(19)
The concrete expressions for the functions \(G_i\) \((i=1,...,7)\) are collected are in appendix.

3.2 The box-type diagrams

The box-type diagrams drawn in Fig. 2 can be written as
Fig. 2

The box diagrams for \(\mu \rightarrow e +\mathrm{q}\bar{q}\), with F representing Dirac(Majorana) particles

$$\begin{aligned} T_{\mathrm{{box}}}= & {} e^2 \sum _{q=u,d}{\bar{q}}\gamma _\alpha q\bar{e}\gamma ^\alpha \left( {B_q^L P_L + B_q^R P_R } \right) \mu \,, \end{aligned}$$
(20)
$$\begin{aligned} B_q^{L,R}= & {} B_q^{(n)L,R} + B_q^{(c)L,R} + B_q^{(W)L,R} (q=u,d) \,. \end{aligned}$$
(21)
\(B_q(n)\) represent the contributions from the virtual neutral Fermion diagrams in the first line of Fig. 2.
$$\begin{aligned} B_q^L (n)= & {} \sum _{i,j=1}^4\sum _{k,l=1}^6\Bigg \{\frac{1}{8e^2 m_W^2 }G_6 \left( x_{\chi _i^0 } ,x_{\chi _j^0 } ,x_{\tilde{L}_k} ,x_{\tilde{Q}_l} \right) \nonumber \\&\times \left[ {\left( H_R^{\tilde{L}_k\chi _i^0 \bar{\mu }} \right) }^* H_R^{\tilde{L}_k\chi _j^0 \bar{e}} H_R^{\tilde{Q}_l\chi _i^0 {\bar{q}}} {\left( H_R^{\tilde{Q}_l\chi _j^0 {\bar{q}}} \right) }^*\right. \nonumber \\&\left. - {\left( H_R^{\tilde{L}_k\chi _i^0 \bar{\mu }} \right) }^* H_R^{\tilde{L}_k\chi _j^0 \bar{e}} {\left( H_L^{\tilde{Q}_l\chi _i^0 {\bar{q}}} \right) }^*H_L^{\tilde{Q}_l \chi _j^0 {\bar{q}}} \right] \nonumber \\&- \frac{{m_{\chi _i^0 } m_{\chi _j^0 } }}{{4e^2 m_W^2 }}G_7 \left( x_{\chi _i^0 } ,x_{\chi _j^0 } ,x_{\tilde{L}_k} ,x_{\tilde{Q}_l} \right) \nonumber \\&\times \left[ {\left( {H_R^{\tilde{L}_k\chi _i^0 \bar{\mu }} } \right) ^* H_R^{\tilde{L}_k\chi _j^0 \bar{e}} H_L^{\tilde{Q}_l\chi _j^0 {\bar{q}}} \left( {H_L^{\tilde{Q}_l\chi _j^0 {\bar{q}}} } \right) ^* } \right. \nonumber \\&\left. { - \left( {H_R^{\tilde{L}_k\chi _i^0 \bar{\mu }} } \right) ^* H_R^{\tilde{L}_k\chi _j^0 \bar{e}} \left( {H_R^{\tilde{Q}_l\chi _j^0 {\bar{q}}} } \right) ^* H_R^{\tilde{Q}_l\chi _j^0 {\bar{q}}} } \right] \Bigg \}, \nonumber \\ B_q^R (n)= & {} B_q^L (n)|_{L \leftrightarrow R} , \;\;\left( q = u,d \right) . \end{aligned}$$
(22)
The virtual charged Fermion in the middle line of Fig. 2 give contributions denoted by \(B_q(c)\).
$$\begin{aligned} B_d^L (c)= & {} \sum _{i,j=1}^2\sum _{k,l=1}^6\left\{ \frac{1}{{8e^2 m_W^2 }}G_6 \left( {x_{\chi _i^ \pm } ,x_{\chi _j^ \pm } ,x_{\tilde{\nu }_k } ,x_{U_l^ + } } \right) \right. \nonumber \\&\times \left[ {\left( {H_R^{\tilde{\nu }_k \chi _i^ \pm \bar{\mu }} } \right) ^* H_R^{\tilde{\nu }_k \chi _j^ \pm \bar{e}} H_R^{U_l^ + \chi _i^ \pm \bar{d}} \left( {H_R^{U_l^ + \chi _j^ \pm \bar{d}} } \right) ^* } \right. \nonumber \\&- \frac{{m_{\chi _i^ \pm } m_{\chi _j^ \pm } }}{{4e^2 m_W^2 }}G_7 \left( {x_{\chi _i^ \pm } ,x_{\chi _j^ \pm } ,x_{\tilde{\nu }_k } ,x_{U_l^ + } } \right) \nonumber \\&\times \left. \left. {\left( {H_R^{\tilde{\nu }_k \chi _i^ \pm \bar{\mu }} } \right) ^* H_R^{\tilde{\nu }_k \chi _j^ \pm \bar{e}} H_L^{U_l^ + \chi _i^ \pm \bar{d}} \left( {H_L^{U_l^ + \chi _j^ \pm \bar{d}} } \right) ^* } \right] \right\} ,\nonumber \\ B_u^L (c)= & {} \sum _{i,j=1}^2\sum _{k,l=1}^6\Bigg \{ \frac{-1}{{8e^2 m_W^2 }} G_6 \left( {x_{\chi _i^ \pm } ,x_{\chi _j^ \pm } ,x_{\tilde{\nu }_k } ,x_{D_l^ - } } \right) \nonumber \\&\times \left[ {\left( {H_R^{\tilde{\nu }_k \chi _i^ \pm \bar{\mu }} } \right) ^* H_R^{\tilde{\nu }_k \chi _j^ \pm \bar{e}} \left( {H_L^{D_l^ - u^c \overline{\chi _i^ \pm } } } \right) ^* H_L^{D_l^ - u^c \overline{\chi _j^ \pm } } } \right. \nonumber \\&+ \frac{{m_{\chi _i^ \pm } m_{\chi _j^ \pm } }}{{4e^2 m_W^2 }}G_7 \left( {x_{\chi _i^ \pm } ,x_{\chi _j^ \pm } ,x_{\tilde{\nu }_k } ,x_{D_l^ - } } \right) \nonumber \\&\times \left. {\left( {H_R^{\tilde{\nu }_k \chi _i^ \pm \bar{\mu }} } \right) ^* H_R^{\tilde{\nu }_k \chi _j^ \pm \bar{e}} \left( {H_R^{D_l^ - u^c \overline{\chi _i^ \pm } } } \right) ^* H_R^{D_l^ - u^c \overline{\chi _j^ \pm } } } \right] \Bigg \}, \nonumber \\ B_q^R (c)= & {} B_q^L (c)|_{L \leftrightarrow R} \; . \end{aligned}$$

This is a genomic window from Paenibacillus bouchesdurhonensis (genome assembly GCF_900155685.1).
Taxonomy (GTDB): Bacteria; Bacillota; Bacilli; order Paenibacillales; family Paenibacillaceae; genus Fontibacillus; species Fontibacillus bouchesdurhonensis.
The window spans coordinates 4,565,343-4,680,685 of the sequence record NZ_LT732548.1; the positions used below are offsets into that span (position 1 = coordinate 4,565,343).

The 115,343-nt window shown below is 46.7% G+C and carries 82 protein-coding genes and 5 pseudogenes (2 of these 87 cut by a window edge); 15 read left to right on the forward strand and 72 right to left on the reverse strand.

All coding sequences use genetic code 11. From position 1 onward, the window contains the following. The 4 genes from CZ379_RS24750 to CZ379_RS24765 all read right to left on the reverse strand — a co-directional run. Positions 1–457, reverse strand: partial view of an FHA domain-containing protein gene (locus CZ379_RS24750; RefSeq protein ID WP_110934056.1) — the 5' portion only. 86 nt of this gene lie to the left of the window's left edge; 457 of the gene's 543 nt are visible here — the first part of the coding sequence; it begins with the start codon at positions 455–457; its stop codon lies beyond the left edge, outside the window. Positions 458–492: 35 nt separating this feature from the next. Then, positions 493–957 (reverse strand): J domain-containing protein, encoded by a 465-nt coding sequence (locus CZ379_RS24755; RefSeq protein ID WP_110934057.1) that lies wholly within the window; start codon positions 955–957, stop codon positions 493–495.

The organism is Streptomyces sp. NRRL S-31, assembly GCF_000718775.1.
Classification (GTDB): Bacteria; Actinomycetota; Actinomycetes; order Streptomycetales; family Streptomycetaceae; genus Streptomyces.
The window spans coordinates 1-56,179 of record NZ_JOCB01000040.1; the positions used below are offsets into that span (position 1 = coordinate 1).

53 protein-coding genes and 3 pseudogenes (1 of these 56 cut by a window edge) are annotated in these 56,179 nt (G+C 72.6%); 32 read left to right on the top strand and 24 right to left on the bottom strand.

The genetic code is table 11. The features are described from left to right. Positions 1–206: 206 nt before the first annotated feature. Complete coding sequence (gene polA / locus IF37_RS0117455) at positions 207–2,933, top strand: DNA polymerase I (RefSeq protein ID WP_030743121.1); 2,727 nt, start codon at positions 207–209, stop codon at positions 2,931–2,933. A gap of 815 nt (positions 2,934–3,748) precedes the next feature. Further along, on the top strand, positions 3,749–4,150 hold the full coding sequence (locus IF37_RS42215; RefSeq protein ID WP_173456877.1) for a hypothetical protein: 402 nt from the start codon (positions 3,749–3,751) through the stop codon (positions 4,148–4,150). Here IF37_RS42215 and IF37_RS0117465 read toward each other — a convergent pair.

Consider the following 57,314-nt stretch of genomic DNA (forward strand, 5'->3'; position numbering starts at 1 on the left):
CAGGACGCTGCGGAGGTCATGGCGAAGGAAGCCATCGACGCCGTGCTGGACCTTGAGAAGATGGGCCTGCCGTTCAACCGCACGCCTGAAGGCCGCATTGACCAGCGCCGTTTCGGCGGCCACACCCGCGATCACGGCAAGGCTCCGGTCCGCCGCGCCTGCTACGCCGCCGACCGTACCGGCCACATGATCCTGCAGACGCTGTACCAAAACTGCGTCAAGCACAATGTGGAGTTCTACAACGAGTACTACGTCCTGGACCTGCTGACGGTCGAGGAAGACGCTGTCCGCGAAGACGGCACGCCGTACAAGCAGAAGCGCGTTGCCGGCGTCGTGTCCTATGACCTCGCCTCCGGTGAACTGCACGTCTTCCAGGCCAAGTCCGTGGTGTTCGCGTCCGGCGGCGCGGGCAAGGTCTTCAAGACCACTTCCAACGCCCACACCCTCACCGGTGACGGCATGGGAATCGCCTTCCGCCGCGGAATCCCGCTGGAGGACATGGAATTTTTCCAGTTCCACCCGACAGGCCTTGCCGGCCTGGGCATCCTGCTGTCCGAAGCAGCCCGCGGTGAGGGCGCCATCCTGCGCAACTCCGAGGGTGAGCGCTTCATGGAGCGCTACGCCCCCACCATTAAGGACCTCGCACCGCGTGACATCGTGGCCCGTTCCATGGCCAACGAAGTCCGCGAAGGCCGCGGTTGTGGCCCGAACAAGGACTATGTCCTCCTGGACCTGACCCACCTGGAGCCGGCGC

(23)
The virtual W produces corrections through the diagrams in the last line of Fig. 2